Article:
I will be giving easy recipes for a complete 19th century French dinner over the next three posts. The main entrée for this meal is Chicken a l’Oignon (chicken with onion); this receipt was created by Louis Eustache Ude, chef to King Louis XVI, at the time of the French Revolution.
Our chef of renown escaped France during the tumult and moved to England; here he wrote the cookbook The French Cook, published in 1813. His English was poor; thus, he lapsed into his native tongue when he couldn’t recall the proper English words; the title Chicken a l’Oignon demonstrates this trait of Ude.
His food preparations tended to be very simple and exceptionally elegant, of which the following is a perfect example. Here thinly sliced onion is stuffed under the skin over the breast meat of a roaster; you do this by gently making a cavity under the skin with your hand; hence, the onion juices seep into this succulent meat, as it is roasted to perfection. The results are tantalizing!
The ease with which you make this dish will astound you. Trust me it will become a family favorite.
Be sure to save the carcass for bone broth; instructions for this are given in Tortellini Sausage Soup; meanwhile freeze your leftover carcasses, until you have the needed three for the recipe.
Note: Bone broth is a power food, extremely high in protein; it is packed with nutrients that aid the digestive system and build up your adrenal glands; one cup of regular chicken stock has one gram of protein, while one cup of bone broth has nine grams of this essential food item! The manner of preparation makes all the difference in producing these two diverse broths. Buying prepared bone broth is highly expensive, while making your own is practically free!
Chicken a l’Oignon Adapted from a recipe in Esther B. Aresty’s The Delectable Past (New York: Simon and Schuster, 1964). Yields about 5 servings. Total prep time: about 2 1/4 hr/ active prep time: 10 min/ cooking time: about 1 3/4 hr/ inactive prep time: 15 min.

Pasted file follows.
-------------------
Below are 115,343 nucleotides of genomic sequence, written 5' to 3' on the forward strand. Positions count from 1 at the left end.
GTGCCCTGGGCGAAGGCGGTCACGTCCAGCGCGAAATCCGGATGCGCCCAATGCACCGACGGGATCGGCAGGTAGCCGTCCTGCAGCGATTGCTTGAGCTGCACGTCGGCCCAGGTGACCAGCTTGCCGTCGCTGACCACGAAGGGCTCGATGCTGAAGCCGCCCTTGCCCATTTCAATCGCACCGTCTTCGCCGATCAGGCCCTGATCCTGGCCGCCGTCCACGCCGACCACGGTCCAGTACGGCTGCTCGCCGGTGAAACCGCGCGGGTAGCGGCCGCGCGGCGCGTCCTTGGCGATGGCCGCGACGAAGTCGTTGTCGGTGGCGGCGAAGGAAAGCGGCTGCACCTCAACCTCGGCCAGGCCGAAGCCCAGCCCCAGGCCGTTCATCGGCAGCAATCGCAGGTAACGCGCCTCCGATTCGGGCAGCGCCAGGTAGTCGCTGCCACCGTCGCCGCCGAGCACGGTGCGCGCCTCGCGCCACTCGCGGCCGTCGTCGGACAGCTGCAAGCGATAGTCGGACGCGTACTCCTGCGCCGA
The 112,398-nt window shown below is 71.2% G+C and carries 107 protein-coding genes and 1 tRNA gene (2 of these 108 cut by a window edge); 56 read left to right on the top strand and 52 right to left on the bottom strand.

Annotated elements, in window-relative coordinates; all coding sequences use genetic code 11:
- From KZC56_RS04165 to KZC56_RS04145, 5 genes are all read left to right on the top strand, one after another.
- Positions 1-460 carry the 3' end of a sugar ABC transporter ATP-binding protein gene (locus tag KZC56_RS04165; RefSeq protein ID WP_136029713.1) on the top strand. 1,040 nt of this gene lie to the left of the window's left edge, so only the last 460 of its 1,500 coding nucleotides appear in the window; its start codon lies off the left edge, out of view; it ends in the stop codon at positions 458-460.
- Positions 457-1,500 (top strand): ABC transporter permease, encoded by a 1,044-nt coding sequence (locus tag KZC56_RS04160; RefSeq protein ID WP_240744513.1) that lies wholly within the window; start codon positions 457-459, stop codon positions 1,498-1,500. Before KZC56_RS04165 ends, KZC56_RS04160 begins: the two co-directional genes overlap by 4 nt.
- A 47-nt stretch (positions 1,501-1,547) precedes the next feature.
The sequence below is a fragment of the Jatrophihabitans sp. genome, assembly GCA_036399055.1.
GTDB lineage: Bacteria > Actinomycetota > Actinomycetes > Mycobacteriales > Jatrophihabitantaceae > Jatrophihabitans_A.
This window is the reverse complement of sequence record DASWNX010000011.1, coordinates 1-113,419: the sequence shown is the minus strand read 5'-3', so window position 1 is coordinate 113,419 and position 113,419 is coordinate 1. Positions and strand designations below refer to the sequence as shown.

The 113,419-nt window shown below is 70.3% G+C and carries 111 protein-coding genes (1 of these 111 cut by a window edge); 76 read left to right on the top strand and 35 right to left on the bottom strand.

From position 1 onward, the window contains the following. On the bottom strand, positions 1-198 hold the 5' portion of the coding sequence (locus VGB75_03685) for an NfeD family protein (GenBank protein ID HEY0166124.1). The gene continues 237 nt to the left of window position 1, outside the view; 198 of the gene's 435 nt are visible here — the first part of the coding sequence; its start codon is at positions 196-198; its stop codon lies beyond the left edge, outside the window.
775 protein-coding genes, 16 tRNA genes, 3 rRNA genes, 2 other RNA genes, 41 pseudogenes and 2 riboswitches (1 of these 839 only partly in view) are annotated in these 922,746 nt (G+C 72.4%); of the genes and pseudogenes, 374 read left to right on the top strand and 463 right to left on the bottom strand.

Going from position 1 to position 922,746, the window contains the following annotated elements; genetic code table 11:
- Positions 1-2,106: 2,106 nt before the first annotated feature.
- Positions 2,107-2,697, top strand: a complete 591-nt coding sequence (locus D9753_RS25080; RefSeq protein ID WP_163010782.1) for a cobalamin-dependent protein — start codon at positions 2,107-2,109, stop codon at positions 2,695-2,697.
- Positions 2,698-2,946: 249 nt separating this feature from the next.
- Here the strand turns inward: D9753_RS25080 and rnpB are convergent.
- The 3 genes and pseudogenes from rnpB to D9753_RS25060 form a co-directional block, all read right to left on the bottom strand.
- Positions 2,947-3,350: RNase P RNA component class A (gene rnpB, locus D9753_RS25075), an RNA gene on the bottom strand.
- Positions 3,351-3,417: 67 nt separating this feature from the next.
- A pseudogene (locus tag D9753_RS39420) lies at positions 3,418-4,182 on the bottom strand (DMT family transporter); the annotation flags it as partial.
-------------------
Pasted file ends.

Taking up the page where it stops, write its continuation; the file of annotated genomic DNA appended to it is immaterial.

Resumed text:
4 ½-5 pound chicken (Foster Farms is all-natural and inexpensive.)
1 large yellow onion, halved and sliced thinly
Salt and pepper (Real Salt is best; available in the health section of your local supermarket.)
Steamed brown rice (I prefer basmati brown rice.)
- Preheat oven to 450 degrees.
- Wash the inside of the chicken. (Note: it isn’t necessary to wash meat, which is cut; only whole fowl, where blood is caught inside the carcass.)
- Cut off excess fat at neck; salt and pepper inside of chicken.
- Gently working your hand under the skin, make a cavity between the skin and the breast meat. Go down into the thigh meat with your fingers, being careful to not tear skin.
- Gently stuff onion slices in the cavity over the breast meat, pushing them down over the thigh meat area by the legs.
- Using a cheap, canola spray oil, thoroughly spray the inside and top (also the underside of upper rack and edges) of a broiler pan; this makes cleaning extremely easy!
- Place chicken on pan, salt and pepper generously.
- Put in oven, reducing heat to 350 degrees immediately. Bake for 20 minutes for each pound; temperature should be 165 degrees when done-legs should move fairly freely and juices should come forth, when skin is pierced.
- Remove from oven and let stand for 15 minutes before carving.
- Serve with steamed brown rice.